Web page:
While looking for a Perl source code line counter, I ran across several web counter script. Mark Brailsford claims that he might have the shortest counter script and even uses that as part of the name: 10 Line Counter, tagged with a July 2001 date---well after anyone thought counters were interesting anymore. Still, he makes a pretty bold statement.
print "Content-type: text/html\n\n";
open (CNT, "+<count.txt");
$number = <CNT>;
seek(CNT, 0, 0);
print CNT "$number";
I am not a Perl golfer and I loathe obfuscation, but Mark's script is much too long for a simple Perl script. A little script like this has no need for exit(). Perl's autoclose feature does away with the close() too. He only needs to print to two places, but has three print statements. I use the increment operator (++) inline with other statements, and remember that the result of an assignment is the assigned value.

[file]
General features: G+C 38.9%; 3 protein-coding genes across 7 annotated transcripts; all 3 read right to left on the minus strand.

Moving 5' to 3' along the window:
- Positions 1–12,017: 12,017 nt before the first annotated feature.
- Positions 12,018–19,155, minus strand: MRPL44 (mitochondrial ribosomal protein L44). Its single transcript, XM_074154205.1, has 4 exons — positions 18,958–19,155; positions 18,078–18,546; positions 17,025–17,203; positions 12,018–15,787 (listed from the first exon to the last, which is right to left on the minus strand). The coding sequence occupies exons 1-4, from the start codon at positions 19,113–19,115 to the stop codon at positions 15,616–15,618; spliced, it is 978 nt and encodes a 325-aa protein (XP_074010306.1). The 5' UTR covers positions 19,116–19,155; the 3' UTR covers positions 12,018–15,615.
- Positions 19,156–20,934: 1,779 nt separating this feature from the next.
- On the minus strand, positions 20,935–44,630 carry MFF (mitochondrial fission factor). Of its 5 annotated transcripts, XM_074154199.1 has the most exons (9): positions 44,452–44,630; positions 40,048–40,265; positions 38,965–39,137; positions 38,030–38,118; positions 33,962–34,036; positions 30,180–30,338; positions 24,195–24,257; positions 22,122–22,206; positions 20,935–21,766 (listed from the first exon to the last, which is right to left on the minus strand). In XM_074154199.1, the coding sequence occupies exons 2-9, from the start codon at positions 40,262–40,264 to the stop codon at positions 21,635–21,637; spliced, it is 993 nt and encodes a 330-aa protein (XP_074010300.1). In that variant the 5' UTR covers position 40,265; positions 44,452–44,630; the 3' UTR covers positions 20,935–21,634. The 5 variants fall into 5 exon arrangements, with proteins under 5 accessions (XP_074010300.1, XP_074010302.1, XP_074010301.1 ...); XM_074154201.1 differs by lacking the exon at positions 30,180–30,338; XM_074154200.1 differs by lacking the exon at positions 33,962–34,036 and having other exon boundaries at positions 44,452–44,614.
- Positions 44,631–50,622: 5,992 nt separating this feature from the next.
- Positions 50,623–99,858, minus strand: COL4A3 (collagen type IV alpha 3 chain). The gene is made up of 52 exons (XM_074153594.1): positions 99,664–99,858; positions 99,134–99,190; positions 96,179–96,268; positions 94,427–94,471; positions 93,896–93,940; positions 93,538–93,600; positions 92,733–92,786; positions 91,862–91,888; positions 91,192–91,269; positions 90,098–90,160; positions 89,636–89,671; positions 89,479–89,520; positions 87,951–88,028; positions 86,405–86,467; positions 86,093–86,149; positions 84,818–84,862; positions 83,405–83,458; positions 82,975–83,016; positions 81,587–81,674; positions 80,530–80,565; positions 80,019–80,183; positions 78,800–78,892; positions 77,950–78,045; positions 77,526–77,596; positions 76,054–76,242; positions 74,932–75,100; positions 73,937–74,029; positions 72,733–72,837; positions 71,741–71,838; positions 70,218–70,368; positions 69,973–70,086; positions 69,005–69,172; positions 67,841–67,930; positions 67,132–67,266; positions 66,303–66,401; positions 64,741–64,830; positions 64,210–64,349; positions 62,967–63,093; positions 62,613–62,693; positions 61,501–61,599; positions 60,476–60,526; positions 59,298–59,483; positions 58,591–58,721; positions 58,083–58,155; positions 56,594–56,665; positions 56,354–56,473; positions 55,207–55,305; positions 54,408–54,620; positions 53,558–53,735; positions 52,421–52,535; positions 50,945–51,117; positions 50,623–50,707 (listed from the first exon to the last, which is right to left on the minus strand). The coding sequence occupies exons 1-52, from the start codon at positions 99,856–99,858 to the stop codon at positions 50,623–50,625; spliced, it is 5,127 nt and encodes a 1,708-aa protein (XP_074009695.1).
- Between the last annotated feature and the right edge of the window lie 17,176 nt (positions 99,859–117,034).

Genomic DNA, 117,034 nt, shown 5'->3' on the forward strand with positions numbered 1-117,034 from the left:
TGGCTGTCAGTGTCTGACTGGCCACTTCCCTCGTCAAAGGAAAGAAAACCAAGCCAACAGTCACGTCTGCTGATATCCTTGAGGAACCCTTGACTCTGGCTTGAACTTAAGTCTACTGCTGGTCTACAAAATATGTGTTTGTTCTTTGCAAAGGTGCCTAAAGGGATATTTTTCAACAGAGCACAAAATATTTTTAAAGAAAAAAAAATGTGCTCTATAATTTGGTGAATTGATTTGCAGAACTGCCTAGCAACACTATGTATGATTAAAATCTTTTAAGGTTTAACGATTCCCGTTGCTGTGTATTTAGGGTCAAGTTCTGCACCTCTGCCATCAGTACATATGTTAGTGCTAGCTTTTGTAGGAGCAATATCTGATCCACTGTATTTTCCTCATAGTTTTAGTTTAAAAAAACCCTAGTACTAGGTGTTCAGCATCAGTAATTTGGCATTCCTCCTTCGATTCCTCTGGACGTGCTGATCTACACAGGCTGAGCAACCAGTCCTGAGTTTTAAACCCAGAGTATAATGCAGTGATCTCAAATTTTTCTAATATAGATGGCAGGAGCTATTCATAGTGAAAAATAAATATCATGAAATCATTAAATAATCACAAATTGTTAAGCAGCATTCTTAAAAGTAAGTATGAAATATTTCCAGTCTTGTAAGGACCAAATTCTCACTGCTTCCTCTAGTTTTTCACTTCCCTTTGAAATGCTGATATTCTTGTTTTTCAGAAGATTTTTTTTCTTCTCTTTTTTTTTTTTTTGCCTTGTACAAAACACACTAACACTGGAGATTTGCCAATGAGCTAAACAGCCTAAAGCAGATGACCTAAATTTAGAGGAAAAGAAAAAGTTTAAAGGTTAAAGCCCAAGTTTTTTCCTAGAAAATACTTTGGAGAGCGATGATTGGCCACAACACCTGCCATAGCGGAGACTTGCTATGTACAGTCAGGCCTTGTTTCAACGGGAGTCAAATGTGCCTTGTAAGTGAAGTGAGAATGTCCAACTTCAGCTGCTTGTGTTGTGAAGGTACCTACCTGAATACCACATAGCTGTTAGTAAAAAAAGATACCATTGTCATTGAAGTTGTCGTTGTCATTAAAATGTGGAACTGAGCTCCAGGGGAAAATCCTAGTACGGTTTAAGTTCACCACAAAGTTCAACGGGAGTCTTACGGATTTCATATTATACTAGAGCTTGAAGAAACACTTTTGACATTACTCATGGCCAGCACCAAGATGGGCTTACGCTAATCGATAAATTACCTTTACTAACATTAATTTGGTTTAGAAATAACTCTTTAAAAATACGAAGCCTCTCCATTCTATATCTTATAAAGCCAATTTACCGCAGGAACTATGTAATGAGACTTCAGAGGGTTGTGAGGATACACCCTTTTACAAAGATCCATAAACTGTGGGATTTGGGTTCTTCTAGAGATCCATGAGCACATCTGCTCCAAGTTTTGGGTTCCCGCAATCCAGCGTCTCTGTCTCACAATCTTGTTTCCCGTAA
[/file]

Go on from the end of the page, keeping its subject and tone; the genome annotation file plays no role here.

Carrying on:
Even without obfuscation and needing to add a line, I get the same script in half the length. Both scripts even have the same bug---they do not create the file if it exists.
open FH, '+<count.txt';
flock FH, 2;
print "Content-type: text/html\n\n", $number = <FH>;
seek FH, 0, 0;
print FH ++$number;
If I want to use a module, the script is almost trivial.
print "Content-type: text/html\n\n", File::CounterFile->new( "./count.txt", 1 )->inc;
The files created by File::CounterFile do not work with the other scripts (and the other way around, too) because the module throws in some extra magic to recognize itself.
The earliest version of File::CounterFile on CPAN is 0.12, uploaded in the middle of 1998---three years before the date in "10 Line Counter". I think Gisle not only has the shortest counter file script, but also got there first.
Even then, cry "Web" and let slip the golfers of Perl.